Personally, I know that I put a lot of energy into friendships from high school after I went to college, and I’m very lucky to still have my best friend. However, for the so many that I lost, I learned that my expenditure was largely a waste. As a result, I don’t spend very much energy on other people anymore, unless I get some indication that the interaction might become balanced and two way. From my life experience I have learned to be weary of others as possibly a defense mechanism to avoid ultimately being forgotten. It’s a selfish strategy and sometimes leaves me lonely, but it’s a choice. And I can admit to starting on paths of friendship here, and either feeling overwhelmed by being the sole provider of energy, or just not enjoying the favors that I do enough for the other person to keep it going. I might start on a track of doing favors for the other person until it feels like some sort of expectation, and then I don’t enjoy the friendship like I used to. So I’ll just stop, and keep waiting for people to enter the picture that show an interest in knowing and understanding me, and also that I find fulfillment in doing things for. And it isn’t that I cycle through people like index cards, I find that it is very hard to find people that:
1) I can relate to
2) open up to me, show honesty, humility, a sense of realness and ultimately
3) I can trust
So welcome to my perception of my social scene at Duke University. It’s a game of continually waiting for hints of interest in friendships, leaving your room and putting up a shell with the hopes of drawing people to you and also aiming to protect yourself. And although everyone arguably desires almost the same thing, we wind up with a bunch of young people walking around in social armor. Instead of being like fingers in a mitten, we all have our own enclosure as in a glove, and in those private spaces breed insecurities, some loneliness, unanswered questions, and eventually self-justification to reduce the dissonance and make the reality OK. What we can’t see from our private spaces is that we are actually right next to each other, and going through the same thing.
I also imagine all of us standing in individual boats on a great sea. There are many of us, we float on the same water, but no one dares risk climbing aboard someone else’s boat for fear of being thrown overboard. Some speed around the sea, their boat driven by sexuality or task oriented business, and others are content to remain in one spot. And some boats are heavy, beautiful, and made of glass, some are grand and impressive to look at, but you know nothing about the person inside, others have a lot more holes, some patched and some left to slowly fill the boat with water, and some are even overturned with their inhabitant floating in the air pocket underneath. The boat with holes might not be as impressive as the majestic wooden one, but I would bet that the person inside has a lot better stories We want our boats to reflect who we are, but we also want them to look like what we think they should look like, and those two things aren’t always the same thing. What does your boat look like?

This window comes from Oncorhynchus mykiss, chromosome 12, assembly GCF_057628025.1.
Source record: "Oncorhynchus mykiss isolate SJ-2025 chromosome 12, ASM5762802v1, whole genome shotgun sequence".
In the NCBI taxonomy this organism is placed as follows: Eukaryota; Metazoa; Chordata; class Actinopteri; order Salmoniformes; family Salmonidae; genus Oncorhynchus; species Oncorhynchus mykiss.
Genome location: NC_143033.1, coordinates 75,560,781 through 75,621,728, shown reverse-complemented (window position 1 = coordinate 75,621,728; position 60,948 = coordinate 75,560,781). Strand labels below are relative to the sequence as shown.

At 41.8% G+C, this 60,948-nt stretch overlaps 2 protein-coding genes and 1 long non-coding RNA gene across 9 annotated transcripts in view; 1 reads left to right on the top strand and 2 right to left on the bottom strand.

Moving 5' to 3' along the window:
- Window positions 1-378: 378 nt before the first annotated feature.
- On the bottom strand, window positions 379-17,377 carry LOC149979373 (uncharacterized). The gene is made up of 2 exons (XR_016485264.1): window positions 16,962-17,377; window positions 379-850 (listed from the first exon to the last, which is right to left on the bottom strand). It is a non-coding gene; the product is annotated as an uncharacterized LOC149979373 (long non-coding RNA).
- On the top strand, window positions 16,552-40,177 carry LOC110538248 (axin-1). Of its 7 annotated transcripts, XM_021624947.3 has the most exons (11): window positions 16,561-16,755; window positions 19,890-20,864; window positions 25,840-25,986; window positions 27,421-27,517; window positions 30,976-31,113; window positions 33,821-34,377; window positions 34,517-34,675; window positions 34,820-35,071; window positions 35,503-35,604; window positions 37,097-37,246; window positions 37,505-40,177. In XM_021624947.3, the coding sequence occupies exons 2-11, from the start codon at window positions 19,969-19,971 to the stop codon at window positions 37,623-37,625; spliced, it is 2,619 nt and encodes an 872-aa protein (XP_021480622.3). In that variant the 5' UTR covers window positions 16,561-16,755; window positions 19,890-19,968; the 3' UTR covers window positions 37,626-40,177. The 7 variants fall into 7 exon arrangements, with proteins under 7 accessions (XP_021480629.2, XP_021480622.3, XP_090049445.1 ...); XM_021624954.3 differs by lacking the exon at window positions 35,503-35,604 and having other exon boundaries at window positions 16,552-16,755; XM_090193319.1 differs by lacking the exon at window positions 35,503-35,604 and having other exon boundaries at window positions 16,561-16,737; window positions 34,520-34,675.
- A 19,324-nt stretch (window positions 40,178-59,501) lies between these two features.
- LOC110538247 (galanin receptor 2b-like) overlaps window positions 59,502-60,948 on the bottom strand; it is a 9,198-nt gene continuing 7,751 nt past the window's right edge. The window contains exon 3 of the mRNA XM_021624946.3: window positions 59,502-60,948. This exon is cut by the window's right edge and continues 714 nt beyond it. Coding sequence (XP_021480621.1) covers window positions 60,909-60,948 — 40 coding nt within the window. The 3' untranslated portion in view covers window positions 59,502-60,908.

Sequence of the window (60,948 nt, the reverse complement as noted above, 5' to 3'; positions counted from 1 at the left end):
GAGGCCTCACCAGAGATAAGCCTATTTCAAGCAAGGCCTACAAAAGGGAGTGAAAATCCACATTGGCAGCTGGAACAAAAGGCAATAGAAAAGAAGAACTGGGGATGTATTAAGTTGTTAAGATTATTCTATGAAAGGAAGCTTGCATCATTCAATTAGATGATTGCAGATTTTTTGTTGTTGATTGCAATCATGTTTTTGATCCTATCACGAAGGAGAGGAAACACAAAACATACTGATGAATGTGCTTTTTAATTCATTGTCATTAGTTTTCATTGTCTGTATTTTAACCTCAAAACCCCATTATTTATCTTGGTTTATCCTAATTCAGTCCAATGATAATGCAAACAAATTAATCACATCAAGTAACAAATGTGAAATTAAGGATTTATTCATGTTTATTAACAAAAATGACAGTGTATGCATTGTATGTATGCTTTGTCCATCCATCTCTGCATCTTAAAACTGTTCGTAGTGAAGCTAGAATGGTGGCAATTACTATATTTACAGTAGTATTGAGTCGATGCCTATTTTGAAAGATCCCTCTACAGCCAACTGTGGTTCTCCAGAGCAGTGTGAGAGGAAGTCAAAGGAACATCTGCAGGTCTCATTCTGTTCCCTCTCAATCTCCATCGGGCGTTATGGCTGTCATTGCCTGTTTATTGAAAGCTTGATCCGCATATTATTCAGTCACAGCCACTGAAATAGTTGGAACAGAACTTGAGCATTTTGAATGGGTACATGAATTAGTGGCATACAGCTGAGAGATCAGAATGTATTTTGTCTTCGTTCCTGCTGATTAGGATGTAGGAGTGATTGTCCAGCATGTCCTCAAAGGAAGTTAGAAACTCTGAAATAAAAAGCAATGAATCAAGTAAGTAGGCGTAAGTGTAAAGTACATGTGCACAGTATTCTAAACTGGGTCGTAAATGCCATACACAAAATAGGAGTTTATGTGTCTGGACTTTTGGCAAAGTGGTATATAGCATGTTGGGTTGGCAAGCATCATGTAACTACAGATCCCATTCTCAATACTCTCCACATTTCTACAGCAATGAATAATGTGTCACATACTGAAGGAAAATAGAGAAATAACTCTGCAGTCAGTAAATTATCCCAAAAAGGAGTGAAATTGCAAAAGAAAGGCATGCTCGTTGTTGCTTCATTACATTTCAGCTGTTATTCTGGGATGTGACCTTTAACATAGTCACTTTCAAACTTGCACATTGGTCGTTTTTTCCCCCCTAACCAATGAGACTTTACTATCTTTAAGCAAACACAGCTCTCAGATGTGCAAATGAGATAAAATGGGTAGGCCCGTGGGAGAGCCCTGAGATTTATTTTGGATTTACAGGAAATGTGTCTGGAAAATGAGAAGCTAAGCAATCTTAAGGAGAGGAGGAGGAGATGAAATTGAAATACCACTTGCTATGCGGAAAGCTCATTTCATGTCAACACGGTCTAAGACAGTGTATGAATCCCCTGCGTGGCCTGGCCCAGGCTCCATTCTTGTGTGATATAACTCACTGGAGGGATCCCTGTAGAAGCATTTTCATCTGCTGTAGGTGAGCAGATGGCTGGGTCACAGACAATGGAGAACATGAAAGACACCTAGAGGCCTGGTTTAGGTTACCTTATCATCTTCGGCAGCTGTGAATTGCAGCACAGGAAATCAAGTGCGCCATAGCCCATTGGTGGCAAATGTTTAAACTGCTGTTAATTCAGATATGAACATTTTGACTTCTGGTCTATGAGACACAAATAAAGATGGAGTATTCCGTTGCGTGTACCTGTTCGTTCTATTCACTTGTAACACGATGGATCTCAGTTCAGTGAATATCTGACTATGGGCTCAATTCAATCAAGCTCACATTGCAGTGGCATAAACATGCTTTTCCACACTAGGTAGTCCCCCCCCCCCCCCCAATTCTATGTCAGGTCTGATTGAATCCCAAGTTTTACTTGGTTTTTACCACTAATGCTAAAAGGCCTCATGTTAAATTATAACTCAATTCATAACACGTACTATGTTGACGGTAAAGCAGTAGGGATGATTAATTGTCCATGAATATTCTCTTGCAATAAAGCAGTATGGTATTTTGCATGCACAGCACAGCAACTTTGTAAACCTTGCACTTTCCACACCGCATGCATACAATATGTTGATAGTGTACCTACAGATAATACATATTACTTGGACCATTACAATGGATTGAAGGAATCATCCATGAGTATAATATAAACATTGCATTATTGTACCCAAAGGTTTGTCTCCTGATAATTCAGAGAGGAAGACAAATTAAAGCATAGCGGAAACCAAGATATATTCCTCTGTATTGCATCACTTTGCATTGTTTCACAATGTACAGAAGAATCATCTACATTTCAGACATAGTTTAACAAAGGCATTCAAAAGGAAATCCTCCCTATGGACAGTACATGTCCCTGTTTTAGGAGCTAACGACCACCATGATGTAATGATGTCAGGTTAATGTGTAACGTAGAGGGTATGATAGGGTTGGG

So when two people do find each other, I think that it is largely situational, or accidental, but the result is always something to the effect of a huge appreciation for the other person, for the things you can do for that person, and wondering how life might have been had X not happened, had your friend not crashed his boat into yours, and forced an interaction.
So maybe the people that you like the most give you incentive to do things that you love, and a beautiful feeling of fulfillment and appreciation grows in a circular manner to build the foundation for a long lasting, successful relationship.
It’s time to start crashing some boats, and taking some risks and jumping into other boats to see who is inside. This might be a lot easier for guys than girls, but that goes with the social expectation anyway. The worst thing that can happen is you get a little wet, and have to swim back to your boat.
Sochat, Vanessa. "Doing things for you makes me feel good." @vsoch (blog), 24 Mar 2008, https://vsoch.github.io/2008/doing-things-for-you-makes-me-feel-good/ (accessed 20 Mar 23).